Abbeville Opera House
Abbeville is a city in Abbeville County, South Carolina, United States, 86 miles (138km) west of Columbia. Its population was 5,840 at the 2000 census. It is the county seat of Abbeville County. Settled by French immigrants, it was named along with the county for the French town of the same name.
Abbeville and the American Civil War
The Rock at Secession Hill
Abbeville has the unique distinction of being both the birthplace and the deathbed of the Confederacy. On November 22, 1860, a meeting was held at Abbeville, at a site since dubbed "Secession Hill", to launch South Carolina's secession from the Union; one month later, the state of South Carolina became the first state to secede.
It was also the birthplace of noted states rights advocate John C. Calhoun.
At the end of the Civil War, with the Confederacy in shambles, Confederate President Jefferson Davis fled Richmond, Virginia and headed south, stopping for a night in Abbeville at the home of his friend Armistead Burt. It was on May 2, 1865, in the front parlor of what is now known as the Burt-Stark Mansion that Jefferson Davis officially acknowledged the dissolution of the Confederate government.
ConstructionThe house is a white Greek Revival style two story house with a frame structure and lap siding. A front pedimented portico, also two stories high, is supported by four square columns. Underneath this is a small wooden latticework second-story balcony. It has a brick foundation, with wooden walls. The roof is made of aluminum and tin, with both asphalt and cedar shingles. The shutters on all the windows are original. There were several exterior buildings, but the only one still standing is the kitchen; the other building once on the property were a carriage house, cow barn, milk house, smokehouse, and well house. Spacious rooms and high ceilings mark the interior. A central great hall with an Adam fanlight is the main entrance to the domicile, with a drawing room on each side. The left drawing room would be where Jefferson Davis would hold his final war council with John C. Breckinridge, his Secretary of War, and senior military officials. Before the War, the wide double doors would open to create a ballroom from the entire front area. The only additions to the house after the War was a bathroom and a northwest corner wing, which provided extra kitchen space. Most of the furnishings are from the 1850's and 1860's.
It was built in the 1830s by David Lesley, a local attorney, judge, planter, and Presbyterian Church elder. Lesley had seen a house in the north that he liked, and chose that house as the prototype for his own. He sent a man named Cubic, a slave that was also a master carpenter, to look at the prototype house, and he then oversaw construction of Lesley's.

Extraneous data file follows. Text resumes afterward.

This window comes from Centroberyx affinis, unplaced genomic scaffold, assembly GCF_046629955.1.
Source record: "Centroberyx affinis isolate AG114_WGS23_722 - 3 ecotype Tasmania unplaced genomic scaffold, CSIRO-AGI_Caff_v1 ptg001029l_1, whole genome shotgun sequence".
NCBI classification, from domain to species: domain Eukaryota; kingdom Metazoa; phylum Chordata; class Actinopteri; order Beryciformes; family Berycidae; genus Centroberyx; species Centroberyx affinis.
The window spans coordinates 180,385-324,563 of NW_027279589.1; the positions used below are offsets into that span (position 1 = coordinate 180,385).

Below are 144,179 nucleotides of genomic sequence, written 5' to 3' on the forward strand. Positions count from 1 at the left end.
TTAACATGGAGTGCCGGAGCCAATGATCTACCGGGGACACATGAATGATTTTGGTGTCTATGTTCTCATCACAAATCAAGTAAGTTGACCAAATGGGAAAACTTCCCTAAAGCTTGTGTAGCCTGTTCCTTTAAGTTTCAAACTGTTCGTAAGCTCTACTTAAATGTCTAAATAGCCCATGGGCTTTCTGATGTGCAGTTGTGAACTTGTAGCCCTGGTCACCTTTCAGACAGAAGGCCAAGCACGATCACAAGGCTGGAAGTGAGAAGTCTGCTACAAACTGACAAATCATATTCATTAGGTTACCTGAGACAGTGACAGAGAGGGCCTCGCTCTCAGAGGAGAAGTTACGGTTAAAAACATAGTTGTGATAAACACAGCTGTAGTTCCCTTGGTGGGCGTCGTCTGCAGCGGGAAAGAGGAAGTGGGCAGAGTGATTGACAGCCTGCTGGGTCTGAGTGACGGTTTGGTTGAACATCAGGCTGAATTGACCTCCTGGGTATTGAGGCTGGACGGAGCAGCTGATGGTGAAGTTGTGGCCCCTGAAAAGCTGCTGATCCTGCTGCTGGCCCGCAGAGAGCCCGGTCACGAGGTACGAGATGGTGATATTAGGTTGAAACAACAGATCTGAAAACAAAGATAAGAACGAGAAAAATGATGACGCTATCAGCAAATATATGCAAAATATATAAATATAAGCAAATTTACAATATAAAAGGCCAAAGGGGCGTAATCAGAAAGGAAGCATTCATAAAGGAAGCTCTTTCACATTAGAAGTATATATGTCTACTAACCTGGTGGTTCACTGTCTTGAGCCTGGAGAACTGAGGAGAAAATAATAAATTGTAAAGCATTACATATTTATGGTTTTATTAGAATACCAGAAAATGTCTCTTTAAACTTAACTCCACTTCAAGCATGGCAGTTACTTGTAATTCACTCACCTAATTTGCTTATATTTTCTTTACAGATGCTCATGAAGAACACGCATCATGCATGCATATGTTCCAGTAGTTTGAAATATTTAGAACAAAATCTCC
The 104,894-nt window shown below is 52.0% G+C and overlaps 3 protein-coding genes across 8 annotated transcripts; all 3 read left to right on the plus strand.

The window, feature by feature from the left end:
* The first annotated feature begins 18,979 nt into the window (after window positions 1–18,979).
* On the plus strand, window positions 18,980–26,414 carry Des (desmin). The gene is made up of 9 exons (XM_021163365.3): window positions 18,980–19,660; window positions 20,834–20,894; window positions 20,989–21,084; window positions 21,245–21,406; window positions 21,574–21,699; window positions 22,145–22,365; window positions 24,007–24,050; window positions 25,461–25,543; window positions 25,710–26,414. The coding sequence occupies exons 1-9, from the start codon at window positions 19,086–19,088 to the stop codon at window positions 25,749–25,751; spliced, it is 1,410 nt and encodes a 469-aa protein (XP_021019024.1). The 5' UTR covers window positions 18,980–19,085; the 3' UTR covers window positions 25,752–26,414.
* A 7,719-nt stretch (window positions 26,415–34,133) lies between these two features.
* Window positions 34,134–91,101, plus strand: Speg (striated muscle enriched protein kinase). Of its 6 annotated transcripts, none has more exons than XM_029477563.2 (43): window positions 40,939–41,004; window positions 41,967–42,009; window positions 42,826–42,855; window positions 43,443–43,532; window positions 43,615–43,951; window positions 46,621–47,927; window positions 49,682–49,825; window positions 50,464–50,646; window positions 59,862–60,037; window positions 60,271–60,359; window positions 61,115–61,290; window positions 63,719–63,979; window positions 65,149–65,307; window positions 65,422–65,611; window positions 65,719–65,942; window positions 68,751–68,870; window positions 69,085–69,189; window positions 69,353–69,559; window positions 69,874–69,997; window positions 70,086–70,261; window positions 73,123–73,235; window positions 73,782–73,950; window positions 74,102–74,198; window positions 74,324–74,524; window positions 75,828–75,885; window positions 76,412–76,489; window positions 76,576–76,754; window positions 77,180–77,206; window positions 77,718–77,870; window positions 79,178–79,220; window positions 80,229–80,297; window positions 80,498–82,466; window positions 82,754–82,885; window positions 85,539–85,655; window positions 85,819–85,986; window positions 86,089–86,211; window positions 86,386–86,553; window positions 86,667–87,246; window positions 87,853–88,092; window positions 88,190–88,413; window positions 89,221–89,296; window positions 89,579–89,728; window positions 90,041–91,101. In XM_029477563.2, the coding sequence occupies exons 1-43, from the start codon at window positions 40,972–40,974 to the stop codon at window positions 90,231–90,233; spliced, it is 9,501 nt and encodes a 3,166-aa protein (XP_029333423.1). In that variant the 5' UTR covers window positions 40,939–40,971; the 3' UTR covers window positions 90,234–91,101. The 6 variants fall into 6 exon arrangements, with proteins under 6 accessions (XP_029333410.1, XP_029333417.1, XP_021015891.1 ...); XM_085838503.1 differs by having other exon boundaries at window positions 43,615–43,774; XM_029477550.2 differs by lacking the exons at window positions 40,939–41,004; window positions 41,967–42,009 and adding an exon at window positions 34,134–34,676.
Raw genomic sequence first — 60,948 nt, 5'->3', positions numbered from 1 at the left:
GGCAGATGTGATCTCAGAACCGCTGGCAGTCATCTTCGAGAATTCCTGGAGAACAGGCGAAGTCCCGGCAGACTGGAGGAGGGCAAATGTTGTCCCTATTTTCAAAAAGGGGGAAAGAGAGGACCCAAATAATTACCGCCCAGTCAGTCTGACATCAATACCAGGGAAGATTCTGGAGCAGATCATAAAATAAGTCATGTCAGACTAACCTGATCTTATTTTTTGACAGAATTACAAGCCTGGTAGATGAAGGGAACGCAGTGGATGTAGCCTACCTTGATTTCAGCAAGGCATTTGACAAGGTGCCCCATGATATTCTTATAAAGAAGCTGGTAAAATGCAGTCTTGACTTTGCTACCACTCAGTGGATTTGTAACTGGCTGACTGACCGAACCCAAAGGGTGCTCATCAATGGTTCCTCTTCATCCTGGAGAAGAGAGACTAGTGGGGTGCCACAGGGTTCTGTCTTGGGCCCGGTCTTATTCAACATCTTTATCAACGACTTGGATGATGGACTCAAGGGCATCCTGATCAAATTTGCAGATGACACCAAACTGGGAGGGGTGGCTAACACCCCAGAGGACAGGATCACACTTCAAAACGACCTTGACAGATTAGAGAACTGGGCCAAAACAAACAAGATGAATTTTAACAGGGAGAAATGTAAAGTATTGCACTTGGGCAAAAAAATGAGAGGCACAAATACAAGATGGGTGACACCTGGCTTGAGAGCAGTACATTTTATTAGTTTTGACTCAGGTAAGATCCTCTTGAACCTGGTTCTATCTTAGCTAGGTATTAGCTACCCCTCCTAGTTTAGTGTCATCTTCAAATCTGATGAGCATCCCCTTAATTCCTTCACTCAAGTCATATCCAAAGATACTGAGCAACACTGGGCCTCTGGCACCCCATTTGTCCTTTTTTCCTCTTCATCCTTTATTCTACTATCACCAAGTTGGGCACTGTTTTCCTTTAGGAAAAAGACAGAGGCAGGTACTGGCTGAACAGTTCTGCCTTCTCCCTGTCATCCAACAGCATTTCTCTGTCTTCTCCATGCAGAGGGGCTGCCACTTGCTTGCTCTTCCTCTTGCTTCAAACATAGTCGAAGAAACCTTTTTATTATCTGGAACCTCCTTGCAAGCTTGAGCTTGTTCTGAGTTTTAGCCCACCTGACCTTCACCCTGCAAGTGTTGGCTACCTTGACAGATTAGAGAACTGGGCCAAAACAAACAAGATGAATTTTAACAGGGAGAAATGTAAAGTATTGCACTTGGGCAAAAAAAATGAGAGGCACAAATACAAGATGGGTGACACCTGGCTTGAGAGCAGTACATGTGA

2003 Right-of-Way Standoff
On December 8, 2003, in a 14-hour standoff that stemmed from a land-survey dispute, two Abbeville lawmen were gunned down by West Abbeville resident Steven Bixby. This siege has been compared by both sympathizers of the Bixbys and law enforcement agents to the events of Waco and Ruby Ridge. In February 2007, Steven Bixby was convicted on 17 counts including the two murders, as well as lesser charges of kidnapping and conspiracy. He was given two death sentences for the murders plus 125 years in prison on the other charges.
James S. Cothan, (1830-1897), born near Abbeville, United States Congressman from South Carolina
John Henry Logan, (1822-1885), born in Abbeville, physician, served as a surgeon in the Confederate Army during the American Civil War, professor at Atlanta Medical College, and editor of the Atlanta Medical Journal.
Benjamin Glover Shields, (1808-1850), born in Abbeville, was a United States Congressman from Alabama.
John C. Calhoun, 7th American Vice President under Andrew Jackson, notable States Rights Activist, and later the 16th Secretary of State of the United States
Robert Reid Hemphill,(1840-1908), Another important resident of Abbeville was General Robert Reid Hemphill, who fought in the Civil War, and was a member of the House of Representatives from 1876 to 1880 and from 1884 to 1886. He was also a Senator from 1886 to 1894 from Abbeville County, and later Clerk (1894-1908) of the South Carolina Senate. He was also Editor of the "Abbeville Medium". Robert died in Abbeville.
Abbeville In Pictures:
The Young Place
Frazier-Pressley House, Privy, intersection County Roads 33,112 and 47, Abbeville vicinity,
Frazier-Pressley House, Intersection County Roads 33,112 and 47, Abbeville vicinity,
Featherstone Tenant Farm, County Road 81, Lowndesville vicinity,
Abbeville Hydroelectric Power Plant, State Highway 284 and County Road 72, Rocky River (historical),
Long-Hutchison Farm, House, County Road 123, Lowndesville vicinity,
Harper-Featherstone Tenant Farm, County Road 81, Lowndesville vicinity,
Abbeville County Court House
Caldwell-Hutchison Farm, County Road 93, Lowndesville vicinity, Abbeville County, SC
Seaboard Coast Line Railroad Bridge, Spanning Savannah River, Savannah River,
Harbison College Presidents Home
Modern historyIn 2011, Abbeville High School won its sixth South Carolina high school football state championship. It was the second title in a row in the 1A division.
In 2011, Abbeville High School (South Carolina) also won their 1st South Carolina high school softball championship. It was the first female team to win a state championship in Abbeville High School history. Pitcher Gennifer Durham had a fantastic year, striking out many batters with her ankle-breaking knuckle ball. She currently plays softball for the College of the Holy Cross in Worcester, MA.
Architectural mentionAbbeville is the location of the tallest building in South Carolina, the Prysmian Copper Wire Tower. Built in 2009, the tower is 373 feet (114 m) tall and has 30 floors.